Luciano Berio - Concertos
The musical possibilities inherent in the concerto form – or at least a rather
unusual version of it – have been particularly important in Berio's music.
His earliest experiments in the genre can be found in the Chemins
group of pieces based on the Sequenza cycle,
in which each original
Sequenza becomes the solo part in a kind of miniature "concerto" –
as in Chemins II and Chemins IV and Corale (based on the Sequenzas
for oboe, viola and violin respectively), in which the original solo piece is
embedded within a fresh layer of musical commentary.
A further sequence of concerto-like pieces has extended the idea of
creating entire works out of the kernel of a virtuoso
solo line, as in the ruminative Ritorno degli snovidenia (1977), in which the solo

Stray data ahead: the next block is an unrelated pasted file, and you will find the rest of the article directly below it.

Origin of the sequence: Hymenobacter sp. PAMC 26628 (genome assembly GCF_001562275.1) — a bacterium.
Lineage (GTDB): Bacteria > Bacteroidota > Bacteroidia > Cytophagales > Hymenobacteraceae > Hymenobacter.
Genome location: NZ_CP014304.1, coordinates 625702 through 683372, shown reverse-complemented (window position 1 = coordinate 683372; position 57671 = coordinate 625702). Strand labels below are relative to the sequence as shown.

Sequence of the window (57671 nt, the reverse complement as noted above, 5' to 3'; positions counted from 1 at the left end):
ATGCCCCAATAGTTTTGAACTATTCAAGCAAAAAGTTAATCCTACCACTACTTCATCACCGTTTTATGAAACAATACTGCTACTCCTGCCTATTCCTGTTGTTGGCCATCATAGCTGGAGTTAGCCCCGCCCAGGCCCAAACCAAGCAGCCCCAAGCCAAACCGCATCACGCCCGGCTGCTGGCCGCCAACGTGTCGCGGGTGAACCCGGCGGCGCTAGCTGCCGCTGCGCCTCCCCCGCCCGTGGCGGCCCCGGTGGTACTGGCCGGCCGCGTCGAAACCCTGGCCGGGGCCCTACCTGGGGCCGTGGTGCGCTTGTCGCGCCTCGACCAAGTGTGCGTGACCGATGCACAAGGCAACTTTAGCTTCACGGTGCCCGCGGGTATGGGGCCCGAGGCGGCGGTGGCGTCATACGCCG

cellist's contemplative endless melody is sustained, extended and embroidered by the
surrounding orchestral instruments, or the dazzling
"Points on the curve to find. . ." (1974),
for piano and chamber orchestra,
a breathtaking study in musical perpetual motion.
In typical Berio fashion, this latter work has itself
since become the basis for a further concerto for piano and orchestra,
Concerto II (Echoing Curves) (1989).
Chemins II & IV; Corale; "Points on the curve to find. . ."; Ritorno degli snovidenia: Ensemble Intercontemporain; Boulez (Sony SK 45862).
A miraculously lucid performance by Pierre-Laurent Aimard of the stunningly virtuosic "Points on the curve to find. . ." is the highlight of this fascinating disc, whilst violinist Maryvonne Le Dizès and violist Jean Sulem offer incandescent accounts of the feisty Corale and Chemins II.
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SheetMusic by Berio